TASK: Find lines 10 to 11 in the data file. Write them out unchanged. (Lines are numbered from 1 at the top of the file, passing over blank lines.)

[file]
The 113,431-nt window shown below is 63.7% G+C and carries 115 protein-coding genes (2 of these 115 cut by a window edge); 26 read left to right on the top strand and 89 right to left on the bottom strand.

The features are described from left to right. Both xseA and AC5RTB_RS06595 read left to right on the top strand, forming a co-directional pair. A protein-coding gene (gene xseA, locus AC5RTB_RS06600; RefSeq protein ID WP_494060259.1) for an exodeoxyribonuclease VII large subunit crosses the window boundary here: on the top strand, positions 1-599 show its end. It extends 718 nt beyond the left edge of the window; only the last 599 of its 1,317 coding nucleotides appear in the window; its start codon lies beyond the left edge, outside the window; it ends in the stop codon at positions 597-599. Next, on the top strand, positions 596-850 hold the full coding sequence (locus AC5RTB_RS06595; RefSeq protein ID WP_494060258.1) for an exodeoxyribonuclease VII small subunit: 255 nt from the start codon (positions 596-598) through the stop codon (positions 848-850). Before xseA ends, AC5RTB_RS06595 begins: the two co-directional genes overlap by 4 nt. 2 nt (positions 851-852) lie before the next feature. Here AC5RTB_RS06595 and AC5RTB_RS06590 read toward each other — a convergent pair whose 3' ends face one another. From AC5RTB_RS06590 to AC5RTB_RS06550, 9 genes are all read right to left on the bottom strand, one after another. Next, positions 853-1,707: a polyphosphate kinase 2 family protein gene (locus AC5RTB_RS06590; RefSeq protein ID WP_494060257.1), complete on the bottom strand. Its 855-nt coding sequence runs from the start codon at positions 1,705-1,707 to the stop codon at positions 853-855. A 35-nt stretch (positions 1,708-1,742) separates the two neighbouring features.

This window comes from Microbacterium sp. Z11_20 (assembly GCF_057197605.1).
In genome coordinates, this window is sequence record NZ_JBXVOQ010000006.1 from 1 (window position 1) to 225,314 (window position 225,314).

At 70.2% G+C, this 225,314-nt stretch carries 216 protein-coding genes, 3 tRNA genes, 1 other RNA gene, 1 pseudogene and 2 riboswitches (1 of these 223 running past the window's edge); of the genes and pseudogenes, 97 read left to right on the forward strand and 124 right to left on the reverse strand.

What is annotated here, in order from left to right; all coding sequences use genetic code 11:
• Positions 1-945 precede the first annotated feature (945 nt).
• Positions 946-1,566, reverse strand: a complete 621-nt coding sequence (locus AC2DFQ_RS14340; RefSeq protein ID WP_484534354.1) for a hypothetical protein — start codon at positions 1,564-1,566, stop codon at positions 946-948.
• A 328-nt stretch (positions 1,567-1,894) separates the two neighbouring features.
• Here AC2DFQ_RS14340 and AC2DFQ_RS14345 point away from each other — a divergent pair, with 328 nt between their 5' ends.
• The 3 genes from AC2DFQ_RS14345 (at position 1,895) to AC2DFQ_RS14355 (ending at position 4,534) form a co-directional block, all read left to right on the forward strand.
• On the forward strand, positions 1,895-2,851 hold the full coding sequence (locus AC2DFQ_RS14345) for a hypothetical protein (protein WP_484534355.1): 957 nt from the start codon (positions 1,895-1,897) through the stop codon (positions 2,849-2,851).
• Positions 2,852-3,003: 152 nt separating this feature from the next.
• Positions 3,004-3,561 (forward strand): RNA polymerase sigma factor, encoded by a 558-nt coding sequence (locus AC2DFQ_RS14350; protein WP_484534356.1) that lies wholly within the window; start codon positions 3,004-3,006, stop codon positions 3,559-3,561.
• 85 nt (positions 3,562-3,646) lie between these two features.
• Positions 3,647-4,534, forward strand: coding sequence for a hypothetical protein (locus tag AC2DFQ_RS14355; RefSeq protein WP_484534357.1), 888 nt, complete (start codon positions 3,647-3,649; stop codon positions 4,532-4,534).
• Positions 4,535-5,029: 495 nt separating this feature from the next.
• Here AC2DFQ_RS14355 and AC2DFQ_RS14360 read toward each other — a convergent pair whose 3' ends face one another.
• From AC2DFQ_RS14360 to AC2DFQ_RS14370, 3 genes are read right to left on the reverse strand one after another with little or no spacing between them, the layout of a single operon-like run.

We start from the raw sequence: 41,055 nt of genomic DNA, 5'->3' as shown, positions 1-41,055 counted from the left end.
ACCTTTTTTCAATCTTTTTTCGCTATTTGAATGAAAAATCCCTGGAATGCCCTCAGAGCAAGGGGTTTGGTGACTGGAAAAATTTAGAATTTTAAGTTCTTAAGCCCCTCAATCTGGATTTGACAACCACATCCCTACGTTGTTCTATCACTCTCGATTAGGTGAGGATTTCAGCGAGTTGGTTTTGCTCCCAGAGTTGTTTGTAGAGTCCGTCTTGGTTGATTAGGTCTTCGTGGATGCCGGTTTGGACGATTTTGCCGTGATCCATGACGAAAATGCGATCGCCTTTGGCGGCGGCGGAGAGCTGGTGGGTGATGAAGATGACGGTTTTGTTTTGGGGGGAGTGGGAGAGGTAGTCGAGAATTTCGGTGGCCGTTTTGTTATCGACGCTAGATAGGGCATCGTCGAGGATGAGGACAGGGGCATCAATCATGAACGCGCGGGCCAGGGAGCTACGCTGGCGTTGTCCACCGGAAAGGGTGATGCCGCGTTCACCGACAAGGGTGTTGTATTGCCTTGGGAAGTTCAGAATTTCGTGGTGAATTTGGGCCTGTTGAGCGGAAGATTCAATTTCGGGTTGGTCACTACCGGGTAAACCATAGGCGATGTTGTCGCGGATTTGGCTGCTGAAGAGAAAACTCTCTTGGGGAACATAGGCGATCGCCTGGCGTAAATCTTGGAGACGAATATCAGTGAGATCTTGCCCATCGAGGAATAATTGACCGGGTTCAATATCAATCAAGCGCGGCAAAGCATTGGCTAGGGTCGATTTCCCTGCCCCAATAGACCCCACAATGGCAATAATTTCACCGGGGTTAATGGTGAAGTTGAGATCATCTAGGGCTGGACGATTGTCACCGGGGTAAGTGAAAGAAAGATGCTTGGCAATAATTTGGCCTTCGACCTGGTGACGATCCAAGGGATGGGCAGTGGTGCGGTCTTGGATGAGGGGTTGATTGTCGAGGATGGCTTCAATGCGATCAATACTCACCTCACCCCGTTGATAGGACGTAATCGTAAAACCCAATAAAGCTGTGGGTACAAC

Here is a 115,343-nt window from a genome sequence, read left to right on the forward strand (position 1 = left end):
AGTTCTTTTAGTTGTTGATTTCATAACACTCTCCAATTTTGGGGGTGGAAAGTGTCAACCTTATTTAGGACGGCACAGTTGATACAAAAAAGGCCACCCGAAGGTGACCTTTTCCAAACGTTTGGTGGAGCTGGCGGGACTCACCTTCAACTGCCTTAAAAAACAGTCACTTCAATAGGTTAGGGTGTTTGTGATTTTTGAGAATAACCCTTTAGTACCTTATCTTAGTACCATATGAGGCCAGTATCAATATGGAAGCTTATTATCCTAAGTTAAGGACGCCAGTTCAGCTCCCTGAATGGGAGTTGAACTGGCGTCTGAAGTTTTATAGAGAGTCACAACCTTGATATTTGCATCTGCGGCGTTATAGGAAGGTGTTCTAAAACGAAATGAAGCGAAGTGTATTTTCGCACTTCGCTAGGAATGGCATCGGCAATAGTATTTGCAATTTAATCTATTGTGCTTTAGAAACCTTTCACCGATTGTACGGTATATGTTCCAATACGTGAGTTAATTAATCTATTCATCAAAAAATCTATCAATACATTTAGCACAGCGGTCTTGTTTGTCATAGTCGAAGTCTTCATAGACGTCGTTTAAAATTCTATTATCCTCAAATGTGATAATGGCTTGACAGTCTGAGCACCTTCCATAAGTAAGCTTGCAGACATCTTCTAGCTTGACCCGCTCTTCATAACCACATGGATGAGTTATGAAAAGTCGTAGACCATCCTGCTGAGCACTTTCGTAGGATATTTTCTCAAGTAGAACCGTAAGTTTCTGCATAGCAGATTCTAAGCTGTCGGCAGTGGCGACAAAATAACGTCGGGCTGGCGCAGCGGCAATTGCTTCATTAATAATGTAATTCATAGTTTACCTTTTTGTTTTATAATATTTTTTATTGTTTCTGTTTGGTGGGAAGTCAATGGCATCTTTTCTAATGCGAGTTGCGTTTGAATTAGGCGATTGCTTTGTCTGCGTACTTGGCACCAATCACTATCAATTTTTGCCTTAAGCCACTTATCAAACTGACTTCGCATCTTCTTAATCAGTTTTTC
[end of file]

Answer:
• Here AC2DFQ_RS14340 and AC2DFQ_RS14345 point away from each other — a divergent pair, with 328 nt between their 5' ends.
• The 3 genes from AC2DFQ_RS14345 (at position 1,895) to AC2DFQ_RS14355 (ending at position 4,534) form a co-directional block, all read left to right on the forward strand.